Sector San Juan is responsible for all Coast Guard missions in the Eastern Caribbean. From national defense and counter-narcotics operations to fisheries management and the protection of natural resources, the men and women stationed in San Juan have a slew of missions to perform.
But with Sector San Juan and its subordinate units removed from the mainland, the 650 active duty, reserve and civilian men and women are often far from the support structures so vital for military members and their families.
“The importance of a stable personal life to mission effectiveness anywhere in our Coast Guard cannot be overstated,” said Capt. Drew Pearson, commander of Sector San Juan. “This is especially true in Sector San Juan where we have families serving our nation in Puerto Rico and the U. S. Virgin Islands.”
As sector commander, Pearson must ensure servicemembers get the support they need so they can accomplish the mission, and among his team of leaders helping him to achieve this is Lt. Cmdr. Kurt Michaelis, the unit’s chaplain.
Michaelis’ role as a chaplain transcends traditional boundaries as he supports the Coast Guard community in countless ways. He recognizes the challenges of families living apart and constantly focuses his effort to help servicemembers and their families adapt.
“His selfless service reduces the personal stress on our members so they can fully focus on mission excellence,” said Pearson. “He gets down to the deck plates by getting underway with our people and ensuring he understands the demands they face so that he can help them overcome any and all adversity.”
One of Michaelis’ most impactful initiatives was instituting a money-management and debt-paying course. Since the inaugural class, Michaelis has led more than 48 families through the course.
Incredibly, these Coast Guard families have paid off more than $200,000 in debt from credit cards, car loans, student loans and more. Not only have the families paid many of their debts, but they have also increased their savings and investments by almost $196,000.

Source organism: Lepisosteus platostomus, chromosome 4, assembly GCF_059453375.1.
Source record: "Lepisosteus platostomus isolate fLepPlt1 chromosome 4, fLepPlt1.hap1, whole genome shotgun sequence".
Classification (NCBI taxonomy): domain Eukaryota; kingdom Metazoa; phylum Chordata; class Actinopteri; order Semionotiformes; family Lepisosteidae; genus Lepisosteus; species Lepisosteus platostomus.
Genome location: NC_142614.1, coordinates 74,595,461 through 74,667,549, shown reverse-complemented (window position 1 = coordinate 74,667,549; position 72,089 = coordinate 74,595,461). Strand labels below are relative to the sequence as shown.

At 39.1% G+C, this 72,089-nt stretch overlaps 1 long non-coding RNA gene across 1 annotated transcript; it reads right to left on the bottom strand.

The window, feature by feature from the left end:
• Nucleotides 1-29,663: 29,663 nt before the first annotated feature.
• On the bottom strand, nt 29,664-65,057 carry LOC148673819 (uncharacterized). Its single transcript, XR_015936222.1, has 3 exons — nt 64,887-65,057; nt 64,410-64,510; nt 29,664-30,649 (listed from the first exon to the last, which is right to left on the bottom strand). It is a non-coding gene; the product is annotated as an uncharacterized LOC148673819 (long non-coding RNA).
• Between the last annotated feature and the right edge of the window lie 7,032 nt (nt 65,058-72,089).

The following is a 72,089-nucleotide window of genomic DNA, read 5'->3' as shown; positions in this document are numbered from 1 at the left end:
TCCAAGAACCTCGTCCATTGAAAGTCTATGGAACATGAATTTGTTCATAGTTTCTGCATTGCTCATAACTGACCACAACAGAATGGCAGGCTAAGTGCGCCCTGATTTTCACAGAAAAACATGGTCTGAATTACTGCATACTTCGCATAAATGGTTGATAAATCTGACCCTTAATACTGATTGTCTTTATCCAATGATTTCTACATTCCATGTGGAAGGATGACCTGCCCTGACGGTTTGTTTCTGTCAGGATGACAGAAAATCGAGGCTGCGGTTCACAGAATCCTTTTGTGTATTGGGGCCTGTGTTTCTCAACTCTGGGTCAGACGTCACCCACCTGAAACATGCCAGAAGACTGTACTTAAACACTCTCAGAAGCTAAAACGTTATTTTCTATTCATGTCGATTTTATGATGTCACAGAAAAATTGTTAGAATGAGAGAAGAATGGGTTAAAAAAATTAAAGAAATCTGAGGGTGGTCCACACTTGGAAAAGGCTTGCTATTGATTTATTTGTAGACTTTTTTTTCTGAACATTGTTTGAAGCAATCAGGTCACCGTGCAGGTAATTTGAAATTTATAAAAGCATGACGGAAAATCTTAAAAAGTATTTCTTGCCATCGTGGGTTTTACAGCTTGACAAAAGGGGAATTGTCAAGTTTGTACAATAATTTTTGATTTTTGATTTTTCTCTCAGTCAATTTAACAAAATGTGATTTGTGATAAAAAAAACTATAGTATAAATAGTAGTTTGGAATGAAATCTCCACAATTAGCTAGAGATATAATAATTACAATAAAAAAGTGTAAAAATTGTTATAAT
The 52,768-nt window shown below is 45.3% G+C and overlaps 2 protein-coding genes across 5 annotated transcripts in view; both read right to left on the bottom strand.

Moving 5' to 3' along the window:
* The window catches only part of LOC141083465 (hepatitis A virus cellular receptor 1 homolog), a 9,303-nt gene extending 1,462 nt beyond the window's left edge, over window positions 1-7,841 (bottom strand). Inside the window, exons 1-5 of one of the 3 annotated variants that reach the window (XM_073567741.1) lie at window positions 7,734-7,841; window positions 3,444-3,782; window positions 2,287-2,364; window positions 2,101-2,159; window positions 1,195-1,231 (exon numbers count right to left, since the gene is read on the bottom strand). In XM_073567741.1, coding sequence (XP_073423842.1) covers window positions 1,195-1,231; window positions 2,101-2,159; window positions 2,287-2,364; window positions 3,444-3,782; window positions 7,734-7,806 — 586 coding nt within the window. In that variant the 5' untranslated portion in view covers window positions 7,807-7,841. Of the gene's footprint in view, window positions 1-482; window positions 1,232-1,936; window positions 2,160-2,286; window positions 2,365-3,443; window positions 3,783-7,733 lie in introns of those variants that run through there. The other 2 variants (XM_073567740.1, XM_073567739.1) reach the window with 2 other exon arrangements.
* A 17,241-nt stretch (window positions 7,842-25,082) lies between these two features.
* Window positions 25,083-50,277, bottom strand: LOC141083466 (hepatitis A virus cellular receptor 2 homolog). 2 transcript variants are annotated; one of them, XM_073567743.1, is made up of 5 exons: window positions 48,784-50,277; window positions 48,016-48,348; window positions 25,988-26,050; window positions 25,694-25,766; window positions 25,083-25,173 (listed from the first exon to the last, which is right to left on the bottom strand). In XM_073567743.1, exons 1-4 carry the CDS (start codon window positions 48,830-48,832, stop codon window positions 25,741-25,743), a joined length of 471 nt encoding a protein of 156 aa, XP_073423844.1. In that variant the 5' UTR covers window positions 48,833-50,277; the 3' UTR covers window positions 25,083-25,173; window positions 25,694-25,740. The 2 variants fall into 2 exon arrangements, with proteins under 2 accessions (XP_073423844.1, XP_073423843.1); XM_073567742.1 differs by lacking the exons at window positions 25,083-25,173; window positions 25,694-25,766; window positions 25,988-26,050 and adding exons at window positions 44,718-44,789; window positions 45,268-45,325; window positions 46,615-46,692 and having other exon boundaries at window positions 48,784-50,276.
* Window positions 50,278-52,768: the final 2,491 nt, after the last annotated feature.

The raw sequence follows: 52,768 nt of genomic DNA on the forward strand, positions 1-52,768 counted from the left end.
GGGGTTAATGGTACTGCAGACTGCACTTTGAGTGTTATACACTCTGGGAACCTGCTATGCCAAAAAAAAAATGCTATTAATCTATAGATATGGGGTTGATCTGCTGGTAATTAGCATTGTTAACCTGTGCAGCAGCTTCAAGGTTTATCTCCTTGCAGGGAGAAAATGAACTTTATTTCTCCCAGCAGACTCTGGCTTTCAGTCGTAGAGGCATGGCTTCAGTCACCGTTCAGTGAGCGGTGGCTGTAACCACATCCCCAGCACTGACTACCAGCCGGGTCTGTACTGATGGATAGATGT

As a true testament to the program’s success in supporting families, of the 48 families part of the program, 13 have already achieved the primary goal of being debt free.
Michaelis has also established a myriad of other programs touching different aspects of servicemembers’ lives. He started a weekly Bible study to help fulfill spiritual needs of military families. Additionally, he facilitated marriage retreats, allowing servicemembers to strengthen their personal relationships. Michaelis even extended his efforts to the broader community and energized the unit’s community outreach with local orphanages, making life better for those less fortunate in the region.
It is not uncommon to see Michaelis off duty, supporting members and their families through difficult medical situations as well. Michaelis and his family will deliver meals or assist with child care. He has also taken a leadership role at the unit as they work to ensure continuous improvement with childcare and educational services to meet the needs of local families.
From financially stability to removing unneeded stressors that come with the military way of life, Michaelis has truly improved the quality of life for many families. His work has established a more effective team of servicemembers ready to perform Coast Guard missions. And for Pearson, that is what support is all about.
“People’s ability to focus on the mission is directly impacted by the quality of their personal life, said Pearson. “The emotional and spiritual support that Chaplain Michaelis provides on a daily basis helps our members maintain a healthy balance so they can be productive over the long haul.”